You have to think Wisconsin will respond, and it better. Red hot Minnesota comes to town this weekend. It's hard to believe Wisconsin's tremendous overall play is so fragile as to blow up just because Elliott went down, no matter how good he is and how unproven Connelly is. At the very least, it won't allow them to get complacent after having beaten up on the Gophers in Minneapolis earlier this season.

But time will tell. In the mean time, there's a chink in the armor. And because of the sweeps by Denver and Minnesota, those two teams are just four points back of what had previously seemed like an insurmountable lead in the WCHA standings.

Etc...

* Jerry York's contract extension will take him through 2010-11, which should be plenty of time for the 60-year old to get his fill of coaching. He actually never thought he'd last this long, but he's since become just the second coach ever to win national championships with two different teams. He does it in a way that is so unassuming — he is far from the "in your face" kind of coach — that it's great to see you can be successful with that kind of demeanor. York now stands six wins shy of Bob Peters for second on the NCAA's all-time wins list. "I think it's still exciting to put the skates on every afternoon," York told the Boston Herald. "So as long as that's still there, I'm pretty excited."

* Massachusetts' Matt Anderson missed most of last season with a broke ankle suffered at the hands of UNH defenseman Robbie Barker. So it was some sweet justice that he broke the Wildcats' hearts with a game-winning power-play goal last Saturday at Durham.

* Former North Dakota player Dane Jackson was hired by the Adirondack Frostbite of the United Hockey League to replace Marc Potvin. Potvin, the former standout Bowling Green defenseman, was found dead in his hotel room in Kalamazoo, Mich., the morning of a game on Jan. 13. Foul play has been ruled out, but an exact cause of death is still not known.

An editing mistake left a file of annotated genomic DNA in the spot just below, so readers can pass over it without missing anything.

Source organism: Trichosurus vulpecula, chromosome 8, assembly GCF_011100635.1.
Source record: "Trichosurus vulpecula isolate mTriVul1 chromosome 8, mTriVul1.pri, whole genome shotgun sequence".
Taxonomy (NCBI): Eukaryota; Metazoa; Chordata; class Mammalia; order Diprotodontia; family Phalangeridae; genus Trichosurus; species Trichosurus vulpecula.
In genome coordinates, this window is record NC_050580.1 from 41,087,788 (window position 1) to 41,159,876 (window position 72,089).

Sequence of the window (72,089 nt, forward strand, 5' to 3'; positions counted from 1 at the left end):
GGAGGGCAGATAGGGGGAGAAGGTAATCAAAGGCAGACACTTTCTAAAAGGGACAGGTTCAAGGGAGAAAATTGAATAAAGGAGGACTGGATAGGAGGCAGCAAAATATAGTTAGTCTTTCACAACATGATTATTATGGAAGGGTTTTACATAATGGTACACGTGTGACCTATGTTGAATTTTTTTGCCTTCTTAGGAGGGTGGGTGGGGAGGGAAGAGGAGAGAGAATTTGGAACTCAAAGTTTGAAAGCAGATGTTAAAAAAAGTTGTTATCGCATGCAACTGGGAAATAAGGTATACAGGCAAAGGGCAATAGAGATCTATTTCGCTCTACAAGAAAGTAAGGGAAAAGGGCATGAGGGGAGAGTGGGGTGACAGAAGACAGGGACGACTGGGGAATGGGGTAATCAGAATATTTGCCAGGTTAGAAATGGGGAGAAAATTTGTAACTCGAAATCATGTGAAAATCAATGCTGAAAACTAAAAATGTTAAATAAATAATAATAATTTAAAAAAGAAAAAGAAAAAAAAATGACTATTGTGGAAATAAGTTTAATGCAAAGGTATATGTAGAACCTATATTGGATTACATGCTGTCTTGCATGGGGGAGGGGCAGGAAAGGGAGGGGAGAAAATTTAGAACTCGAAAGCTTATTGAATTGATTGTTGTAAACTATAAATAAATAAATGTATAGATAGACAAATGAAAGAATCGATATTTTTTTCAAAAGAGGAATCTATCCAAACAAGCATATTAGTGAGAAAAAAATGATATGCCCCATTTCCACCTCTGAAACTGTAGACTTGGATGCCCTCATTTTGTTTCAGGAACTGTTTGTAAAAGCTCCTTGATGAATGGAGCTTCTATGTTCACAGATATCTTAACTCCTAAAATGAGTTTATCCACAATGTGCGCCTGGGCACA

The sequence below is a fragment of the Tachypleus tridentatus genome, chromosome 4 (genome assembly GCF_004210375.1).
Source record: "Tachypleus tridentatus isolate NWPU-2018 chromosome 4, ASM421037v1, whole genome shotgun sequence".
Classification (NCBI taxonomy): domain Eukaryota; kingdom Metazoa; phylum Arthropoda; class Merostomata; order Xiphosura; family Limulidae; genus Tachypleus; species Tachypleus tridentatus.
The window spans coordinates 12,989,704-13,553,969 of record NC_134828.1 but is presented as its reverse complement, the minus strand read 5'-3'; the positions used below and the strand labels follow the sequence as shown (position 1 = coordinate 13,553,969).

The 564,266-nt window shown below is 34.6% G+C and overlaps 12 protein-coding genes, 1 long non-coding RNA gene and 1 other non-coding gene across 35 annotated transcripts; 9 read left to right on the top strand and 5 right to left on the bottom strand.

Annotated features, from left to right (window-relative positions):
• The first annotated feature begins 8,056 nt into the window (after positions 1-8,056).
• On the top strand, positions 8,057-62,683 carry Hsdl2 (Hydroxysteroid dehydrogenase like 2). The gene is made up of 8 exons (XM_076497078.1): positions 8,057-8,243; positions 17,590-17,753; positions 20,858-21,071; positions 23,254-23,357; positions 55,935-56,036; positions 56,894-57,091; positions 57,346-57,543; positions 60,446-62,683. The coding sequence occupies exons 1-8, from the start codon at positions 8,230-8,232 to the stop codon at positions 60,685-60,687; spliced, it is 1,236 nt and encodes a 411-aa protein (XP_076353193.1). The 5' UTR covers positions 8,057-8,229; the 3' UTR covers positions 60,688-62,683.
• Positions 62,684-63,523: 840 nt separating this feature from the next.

* If we keep saying this, it won't be true anymore ... but Nebraska-Omaha's Bill Thomas must have the most unheralded 18 goals in the country.

* Michigan's Jack Johnson has a whopping 106 penalty minutes. In a full NHL season, that would equate to nearly 400, so that's not only a lot for college hockey, it's a lot PERIOD. He's also a plus-6, second best on the team, for what it's worth.

* One of the most improved players this year is Cornell junior Ryan O'Byrne. Cornell fans would tear their hair watching him at times in the past, especially after his miscue was largely responsible for Minnesota's game-winning OT goal in the West Region final last year. But the highly-touted Montreal draft pick has been stellar this season, on both ends of the ice. He's second on the team with four PPGs.

* The Hobey hype for BC sophomore Chris Collins should pick up steam. He now has 19 goals, is a plus-13, and had four shorthanded goals. But North Dakota's Drew Stafford should get more mention. He's got 18 goals, is a plus-18, and also has four shorties.

* It's not been fun for UAA goalies this year. Nathan Lawson and John DeCaro have faced 961 shots this season, while teammates have taken 634. It means their save percentages aren't terrible considering all the goals allowed. Nobody on the roster has a positive plus-minus, and Justin Bourne is a minus-20. Ouch.